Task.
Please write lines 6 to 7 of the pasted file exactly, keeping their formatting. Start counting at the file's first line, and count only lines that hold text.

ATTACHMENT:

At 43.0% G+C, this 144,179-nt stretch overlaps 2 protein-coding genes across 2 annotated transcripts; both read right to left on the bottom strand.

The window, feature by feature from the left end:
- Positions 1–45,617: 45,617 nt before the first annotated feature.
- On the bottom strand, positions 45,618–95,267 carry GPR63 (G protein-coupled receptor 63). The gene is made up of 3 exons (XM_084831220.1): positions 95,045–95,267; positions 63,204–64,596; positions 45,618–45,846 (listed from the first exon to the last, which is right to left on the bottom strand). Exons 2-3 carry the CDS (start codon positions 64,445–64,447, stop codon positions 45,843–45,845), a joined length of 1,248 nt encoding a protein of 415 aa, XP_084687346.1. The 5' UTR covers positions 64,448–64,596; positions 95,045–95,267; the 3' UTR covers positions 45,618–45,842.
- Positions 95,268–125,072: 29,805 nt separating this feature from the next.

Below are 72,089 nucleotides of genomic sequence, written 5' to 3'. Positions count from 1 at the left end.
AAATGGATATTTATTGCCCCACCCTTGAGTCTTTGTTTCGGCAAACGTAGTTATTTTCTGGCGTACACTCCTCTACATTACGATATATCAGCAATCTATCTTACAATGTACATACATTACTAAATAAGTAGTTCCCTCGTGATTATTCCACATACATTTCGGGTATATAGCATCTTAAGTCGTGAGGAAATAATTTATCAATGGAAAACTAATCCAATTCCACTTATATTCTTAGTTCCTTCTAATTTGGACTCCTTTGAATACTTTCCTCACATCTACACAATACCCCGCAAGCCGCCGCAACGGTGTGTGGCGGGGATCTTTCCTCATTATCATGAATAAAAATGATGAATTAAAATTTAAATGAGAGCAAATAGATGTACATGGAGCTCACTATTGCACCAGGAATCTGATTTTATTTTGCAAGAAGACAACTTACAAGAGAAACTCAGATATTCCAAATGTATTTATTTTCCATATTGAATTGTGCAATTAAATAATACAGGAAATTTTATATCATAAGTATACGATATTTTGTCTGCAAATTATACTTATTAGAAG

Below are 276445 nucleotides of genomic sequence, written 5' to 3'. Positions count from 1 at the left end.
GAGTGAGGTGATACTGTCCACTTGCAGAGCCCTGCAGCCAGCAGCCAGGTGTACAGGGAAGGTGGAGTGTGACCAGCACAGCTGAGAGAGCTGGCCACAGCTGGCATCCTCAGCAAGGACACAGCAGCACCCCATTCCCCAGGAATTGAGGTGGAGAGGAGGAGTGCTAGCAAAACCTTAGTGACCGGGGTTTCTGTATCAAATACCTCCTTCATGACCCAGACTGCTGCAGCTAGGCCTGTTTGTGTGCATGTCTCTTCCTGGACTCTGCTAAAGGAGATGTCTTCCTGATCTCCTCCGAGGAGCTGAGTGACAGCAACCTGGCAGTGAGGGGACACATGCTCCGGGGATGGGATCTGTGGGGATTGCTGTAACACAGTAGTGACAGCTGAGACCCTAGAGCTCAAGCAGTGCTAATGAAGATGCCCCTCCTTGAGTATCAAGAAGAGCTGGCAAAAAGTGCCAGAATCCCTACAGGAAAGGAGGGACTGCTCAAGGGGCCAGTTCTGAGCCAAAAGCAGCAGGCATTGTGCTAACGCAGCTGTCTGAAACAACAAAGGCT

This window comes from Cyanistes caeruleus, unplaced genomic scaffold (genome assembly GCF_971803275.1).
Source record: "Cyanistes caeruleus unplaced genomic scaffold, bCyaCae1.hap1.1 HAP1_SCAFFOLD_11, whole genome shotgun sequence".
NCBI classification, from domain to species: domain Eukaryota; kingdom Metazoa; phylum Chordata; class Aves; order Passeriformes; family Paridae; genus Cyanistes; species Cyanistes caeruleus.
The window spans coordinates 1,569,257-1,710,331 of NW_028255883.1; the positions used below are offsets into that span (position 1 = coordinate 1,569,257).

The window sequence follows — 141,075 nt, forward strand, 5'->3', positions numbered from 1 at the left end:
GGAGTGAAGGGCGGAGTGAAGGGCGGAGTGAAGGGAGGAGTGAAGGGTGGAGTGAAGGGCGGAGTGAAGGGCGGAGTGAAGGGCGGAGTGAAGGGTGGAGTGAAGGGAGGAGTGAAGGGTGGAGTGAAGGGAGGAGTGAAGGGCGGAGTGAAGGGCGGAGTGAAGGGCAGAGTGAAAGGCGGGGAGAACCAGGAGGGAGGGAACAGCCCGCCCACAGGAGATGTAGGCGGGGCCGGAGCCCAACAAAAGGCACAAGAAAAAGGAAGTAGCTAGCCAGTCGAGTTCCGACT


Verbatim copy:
Below are 72,089 nucleotides of genomic sequence, written 5' to 3'. Positions count from 1 at the left end.
AAATGGATATTTATTGCCCCACCCTTGAGTCTTTGTTTCGGCAAACGTAGTTATTTTCTGGCGTACACTCCTCTACATTACGATATATCAGCAATCTATCTTACAATGTACATACATTACTAAATAAGTAGTTCCCTCGTGATTATTCCACATACATTTCGGGTATATAGCATCTTAAGTCGTGAGGAAATAATTTATCAATGGAAAACTAATCCAATTCCACTTATATTCTTAGTTCCTTCTAATTTGGACTCCTTTGAATACTTTCCTCACATCTACACAATACCCCGCAAGCCGCCGCAACGGTGTGTGGCGGGGATCTTTCCTCATTATCATGAATAAAAATGATGAATTAAAATTTAAATGAGAGCAAATAGATGTACATGGAGCTCACTATTGCACCAGGAATCTGATTTTATTTTGCAAGAAGACAACTTACAAGAGAAACTCAGATATTCCAAATGTATTTATTTTCCATATTGAATTGTGCAATTAAATAATACAGGAAATTTTATATCATAAGTATACGATATTTTGTCTGCAAATTATACTTATTAGAAG